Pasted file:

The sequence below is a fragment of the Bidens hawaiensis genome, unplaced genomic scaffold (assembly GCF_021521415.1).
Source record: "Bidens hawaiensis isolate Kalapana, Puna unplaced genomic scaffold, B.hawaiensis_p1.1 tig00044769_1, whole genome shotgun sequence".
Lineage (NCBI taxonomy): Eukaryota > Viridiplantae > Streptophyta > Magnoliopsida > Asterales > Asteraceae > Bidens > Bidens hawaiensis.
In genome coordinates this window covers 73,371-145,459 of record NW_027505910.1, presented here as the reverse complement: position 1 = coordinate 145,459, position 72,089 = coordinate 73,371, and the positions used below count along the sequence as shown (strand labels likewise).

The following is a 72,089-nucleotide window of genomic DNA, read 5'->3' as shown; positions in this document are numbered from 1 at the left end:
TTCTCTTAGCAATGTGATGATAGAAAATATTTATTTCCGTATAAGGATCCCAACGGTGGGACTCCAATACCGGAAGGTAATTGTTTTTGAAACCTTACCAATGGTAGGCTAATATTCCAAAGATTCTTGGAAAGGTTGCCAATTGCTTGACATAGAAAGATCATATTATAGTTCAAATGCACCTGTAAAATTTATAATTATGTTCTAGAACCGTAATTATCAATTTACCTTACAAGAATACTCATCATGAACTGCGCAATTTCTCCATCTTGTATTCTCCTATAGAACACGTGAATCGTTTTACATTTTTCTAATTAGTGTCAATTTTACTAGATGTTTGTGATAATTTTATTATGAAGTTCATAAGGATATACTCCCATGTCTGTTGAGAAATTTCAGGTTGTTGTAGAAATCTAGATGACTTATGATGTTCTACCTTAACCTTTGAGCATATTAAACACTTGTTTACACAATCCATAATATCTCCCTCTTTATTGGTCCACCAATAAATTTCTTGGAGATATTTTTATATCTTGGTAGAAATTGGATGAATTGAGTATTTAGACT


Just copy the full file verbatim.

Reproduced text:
The sequence below is a fragment of the Bidens hawaiensis genome, unplaced genomic scaffold (assembly GCF_021521415.1).
Source record: "Bidens hawaiensis isolate Kalapana, Puna unplaced genomic scaffold, B.hawaiensis_p1.1 tig00044769_1, whole genome shotgun sequence".
Lineage (NCBI taxonomy): Eukaryota > Viridiplantae > Streptophyta > Magnoliopsida > Asterales > Asteraceae > Bidens > Bidens hawaiensis.
In genome coordinates this window covers 73,371-145,459 of record NW_027505910.1, presented here as the reverse complement: position 1 = coordinate 145,459, position 72,089 = coordinate 73,371, and the positions used below count along the sequence as shown (strand labels likewise).

The following is a 72,089-nucleotide window of genomic DNA, read 5'->3' as shown; positions in this document are numbered from 1 at the left end:
TTCTCTTAGCAATGTGATGATAGAAAATATTTATTTCCGTATAAGGATCCCAACGGTGGGACTCCAATACCGGAAGGTAATTGTTTTTGAAACCTTACCAATGGTAGGCTAATATTCCAAAGATTCTTGGAAAGGTTGCCAATTGCTTGACATAGAAAGATCATATTATAGTTCAAATGCACCTGTAAAATTTATAATTATGTTCTAGAACCGTAATTATCAATTTACCTTACAAGAATACTCATCATGAACTGCGCAATTTCTCCATCTTGTATTCTCCTATAGAACACGTGAATCGTTTTACATTTTTCTAATTAGTGTCAATTTTACTAGATGTTTGTGATAATTTTATTATGAAGTTCATAAGGATATACTCCCATGTCTGTTGAGAAATTTCAGGTTGTTGTAGAAATCTAGATGACTTATGATGTTCTACCTTAACCTTTGAGCATATTAAACACTTGTTTACACAATCCATAATATCTCCCTCTTTATTGGTCCACCAATAAATTTCTTGGAGATATTTTTATATCTTGGTAGAAATTGGATGAATTGAGTATTTAGACT